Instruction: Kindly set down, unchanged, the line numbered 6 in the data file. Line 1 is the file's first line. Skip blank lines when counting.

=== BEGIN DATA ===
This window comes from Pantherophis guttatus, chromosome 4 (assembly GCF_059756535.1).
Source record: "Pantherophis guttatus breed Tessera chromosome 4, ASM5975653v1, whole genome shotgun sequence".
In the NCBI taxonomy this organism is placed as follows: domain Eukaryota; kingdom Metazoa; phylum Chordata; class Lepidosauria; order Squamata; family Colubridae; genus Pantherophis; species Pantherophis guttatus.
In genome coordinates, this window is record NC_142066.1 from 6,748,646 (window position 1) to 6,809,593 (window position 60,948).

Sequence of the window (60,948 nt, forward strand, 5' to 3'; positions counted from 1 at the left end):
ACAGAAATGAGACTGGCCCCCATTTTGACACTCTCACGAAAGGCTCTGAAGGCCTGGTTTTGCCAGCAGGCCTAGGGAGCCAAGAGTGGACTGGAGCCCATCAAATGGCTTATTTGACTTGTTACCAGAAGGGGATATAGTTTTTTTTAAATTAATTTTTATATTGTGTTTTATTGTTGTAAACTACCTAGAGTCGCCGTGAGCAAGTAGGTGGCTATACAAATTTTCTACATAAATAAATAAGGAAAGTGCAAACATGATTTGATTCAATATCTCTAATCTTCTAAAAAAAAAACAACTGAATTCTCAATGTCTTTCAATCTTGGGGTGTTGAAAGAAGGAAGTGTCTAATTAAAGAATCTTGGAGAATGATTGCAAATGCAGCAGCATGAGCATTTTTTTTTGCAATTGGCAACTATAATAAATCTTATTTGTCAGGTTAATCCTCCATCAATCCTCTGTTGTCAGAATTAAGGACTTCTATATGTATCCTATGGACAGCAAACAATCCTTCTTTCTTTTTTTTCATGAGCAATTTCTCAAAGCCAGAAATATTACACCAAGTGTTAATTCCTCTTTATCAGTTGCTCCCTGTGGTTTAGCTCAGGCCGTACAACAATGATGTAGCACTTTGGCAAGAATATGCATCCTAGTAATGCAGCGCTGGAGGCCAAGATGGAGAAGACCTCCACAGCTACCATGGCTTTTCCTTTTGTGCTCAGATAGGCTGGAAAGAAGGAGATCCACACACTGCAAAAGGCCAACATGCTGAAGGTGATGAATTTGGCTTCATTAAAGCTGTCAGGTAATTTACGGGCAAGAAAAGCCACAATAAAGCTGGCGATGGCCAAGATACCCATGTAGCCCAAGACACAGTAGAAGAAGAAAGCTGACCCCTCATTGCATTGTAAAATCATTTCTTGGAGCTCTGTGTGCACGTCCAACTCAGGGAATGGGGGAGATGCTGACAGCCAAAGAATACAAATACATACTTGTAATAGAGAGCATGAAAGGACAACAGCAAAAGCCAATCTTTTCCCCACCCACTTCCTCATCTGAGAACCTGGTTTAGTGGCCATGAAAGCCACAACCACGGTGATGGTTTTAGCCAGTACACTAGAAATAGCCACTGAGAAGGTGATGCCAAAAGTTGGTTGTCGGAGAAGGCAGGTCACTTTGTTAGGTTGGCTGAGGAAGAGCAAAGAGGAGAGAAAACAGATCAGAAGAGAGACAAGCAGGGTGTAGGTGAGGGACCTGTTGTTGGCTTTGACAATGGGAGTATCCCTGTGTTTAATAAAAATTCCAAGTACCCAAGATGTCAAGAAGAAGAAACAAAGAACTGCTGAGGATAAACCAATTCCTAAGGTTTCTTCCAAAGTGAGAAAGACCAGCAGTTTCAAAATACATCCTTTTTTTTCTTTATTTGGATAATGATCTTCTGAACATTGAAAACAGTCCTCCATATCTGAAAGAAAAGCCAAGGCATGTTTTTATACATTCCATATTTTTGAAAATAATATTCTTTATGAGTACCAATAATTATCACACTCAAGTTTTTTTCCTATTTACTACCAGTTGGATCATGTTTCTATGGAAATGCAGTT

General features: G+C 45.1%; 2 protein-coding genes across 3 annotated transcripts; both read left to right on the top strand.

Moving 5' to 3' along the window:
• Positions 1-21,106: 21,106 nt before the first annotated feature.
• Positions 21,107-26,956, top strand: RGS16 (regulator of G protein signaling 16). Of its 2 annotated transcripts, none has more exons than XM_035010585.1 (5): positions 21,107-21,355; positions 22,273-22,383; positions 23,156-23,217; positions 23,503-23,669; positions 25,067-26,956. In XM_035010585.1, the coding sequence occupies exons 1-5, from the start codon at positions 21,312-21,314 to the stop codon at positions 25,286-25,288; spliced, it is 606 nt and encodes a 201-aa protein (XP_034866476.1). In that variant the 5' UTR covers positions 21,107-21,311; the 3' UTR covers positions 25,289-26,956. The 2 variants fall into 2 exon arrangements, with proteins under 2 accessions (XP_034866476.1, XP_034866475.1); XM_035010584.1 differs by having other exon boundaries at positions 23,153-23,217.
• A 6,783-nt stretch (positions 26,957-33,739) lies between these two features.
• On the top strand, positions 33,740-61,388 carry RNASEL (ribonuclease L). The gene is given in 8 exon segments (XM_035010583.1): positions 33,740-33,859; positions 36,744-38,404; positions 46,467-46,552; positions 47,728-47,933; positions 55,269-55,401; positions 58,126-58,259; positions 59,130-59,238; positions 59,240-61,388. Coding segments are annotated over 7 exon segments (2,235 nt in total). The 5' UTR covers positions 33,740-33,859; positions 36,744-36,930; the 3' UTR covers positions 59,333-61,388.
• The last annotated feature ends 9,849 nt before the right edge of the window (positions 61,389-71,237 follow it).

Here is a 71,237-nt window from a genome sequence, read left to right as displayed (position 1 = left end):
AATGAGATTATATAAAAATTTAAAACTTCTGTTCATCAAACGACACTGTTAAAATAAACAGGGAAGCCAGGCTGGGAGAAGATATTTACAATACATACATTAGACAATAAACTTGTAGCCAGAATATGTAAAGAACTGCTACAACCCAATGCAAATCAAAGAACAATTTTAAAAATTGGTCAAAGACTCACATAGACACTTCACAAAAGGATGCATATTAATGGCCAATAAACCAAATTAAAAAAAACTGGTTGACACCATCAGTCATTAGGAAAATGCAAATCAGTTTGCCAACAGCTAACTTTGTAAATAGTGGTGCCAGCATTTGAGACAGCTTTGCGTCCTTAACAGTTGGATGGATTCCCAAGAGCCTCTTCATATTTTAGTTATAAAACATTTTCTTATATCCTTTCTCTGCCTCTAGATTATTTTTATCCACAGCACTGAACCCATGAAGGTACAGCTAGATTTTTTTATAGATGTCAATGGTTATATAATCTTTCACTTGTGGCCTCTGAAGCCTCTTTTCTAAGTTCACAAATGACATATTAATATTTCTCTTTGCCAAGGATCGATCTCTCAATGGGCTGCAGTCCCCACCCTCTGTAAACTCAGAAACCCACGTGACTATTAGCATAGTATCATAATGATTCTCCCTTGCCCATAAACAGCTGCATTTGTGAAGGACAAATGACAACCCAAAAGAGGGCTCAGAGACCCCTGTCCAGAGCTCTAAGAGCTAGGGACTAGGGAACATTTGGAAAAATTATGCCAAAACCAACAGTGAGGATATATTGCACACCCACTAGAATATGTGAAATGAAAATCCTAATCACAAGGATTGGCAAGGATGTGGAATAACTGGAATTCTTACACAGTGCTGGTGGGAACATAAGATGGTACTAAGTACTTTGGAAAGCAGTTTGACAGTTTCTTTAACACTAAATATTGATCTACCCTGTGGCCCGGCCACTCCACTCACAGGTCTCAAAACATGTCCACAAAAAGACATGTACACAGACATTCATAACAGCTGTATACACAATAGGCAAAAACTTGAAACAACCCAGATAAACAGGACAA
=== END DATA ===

ACAGAAATGAGACTGGCCCCCATTTTGACACTCTCACGAAAGGCTCTGAAGGCCTGGTTTTGCCAGCAGGCCTAGGGAGCCAAGAGTGGACTGGAGCCCATCAAATGGCTTATTTGACTTGTTACCAGAAGGGGATATAGTTTTTTTTAAATTAATTTTTATATTGTGTTTTATTGTTGTAAACTACCTAGAGTCGCCGTGAGCAAGTAGGTGGCTATACAAATTTTCTACATAAATAAATAAGGAAAGTGCAAACATGATTTGATTCAATATCTCTAATCTTCTAAAAAAAAAACAACTGAATTCTCAATGTCTTTCAATCTTGGGGTGTTGAAAGAAGGAAGTGTCTAATTAAAGAATCTTGGAGAATGATTGCAAATGCAGCAGCATGAGCATTTTTTTTTGCAATTGGCAACTATAATAAATCTTATTTGTCAGGTTAATCCTCCATCAATCCTCTGTTGTCAGAATTAAGGACTTCTATATGTATCCTATGGACAGCAAACAATCCTTCTTTCTTTTTTTTCATGAGCAATTTCTCAAAGCCAGAAATATTACACCAAGTGTTAATTCCTCTTTATCAGTTGCTCCCTGTGGTTTAGCTCAGGCCGTACAACAATGATGTAGCACTTTGGCAAGAATATGCATCCTAGTAATGCAGCGCTGGAGGCCAAGATGGAGAAGACCTCCACAGCTACCATGGCTTTTCCTTTTGTGCTCAGATAGGCTGGAAAGAAGGAGATCCACACACTGCAAAAGGCCAACATGCTGAAGGTGATGAATTTGGCTTCATTAAAGCTGTCAGGTAATTTACGGGCAAGAAAAGCCACAATAAAGCTGGCGATGGCCAAGATACCCATGTAGCCCAAGACACAGTAGAAGAAGAAAGCTGACCCCTCATTGCATTGTAAAATCATTTCTTGGAGCTCTGTGTGCACGTCCAACTCAGGGAATGGGGGAGATGCTGACAGCCAAAGAATACAAATACATACTTGTAATAGAGAGCATGAAAGGACAACAGCAAAAGCCAATCTTTTCCCCACCCACTTCCTCATCTGAGAACCTGGTTTAGTGGCCATGAAAGCCACAACCACGGTGATGGTTTTAGCCAGTACACTAGAAATAGCCACTGAGAAGGTGATGCCAAAAGTTGGTTGTCGGAGAAGGCAGGTCACTTTGTTAGGTTGGCTGAGGAAGAGCAAAGAGGAGAGAAAACAGATCAGAAGAGAGACAAGCAGGGTGTAGGTGAGGGACCTGTTGTTGGCTTTGACAATGGGAGTATCCCTGTGTTTAATAAAAATTCCAAGTACCCAAGATGTCAAGAAGAAGAAACAAAGAACTGCTGAGGATAAACCAATTCCTAAGGTTTCTTCCAAAGTGAGAAAGACCAGCAGTTTCAAAATACATCCTTTTTTTTCTTTATTTGGATAATGATCTTCTGAACATTGAAAACAGTCCTCCATATCTGAAAGAAAAGCCAAGGCATGTTTTTATACATTCCATATTTTTGAAAATAATATTCTTTATGAGTACCAATAATTATCACACTCAAGTTTTTTTCCTATTTACTACCAGTTGGATCATGTTTCTATGGAAATGCAGTT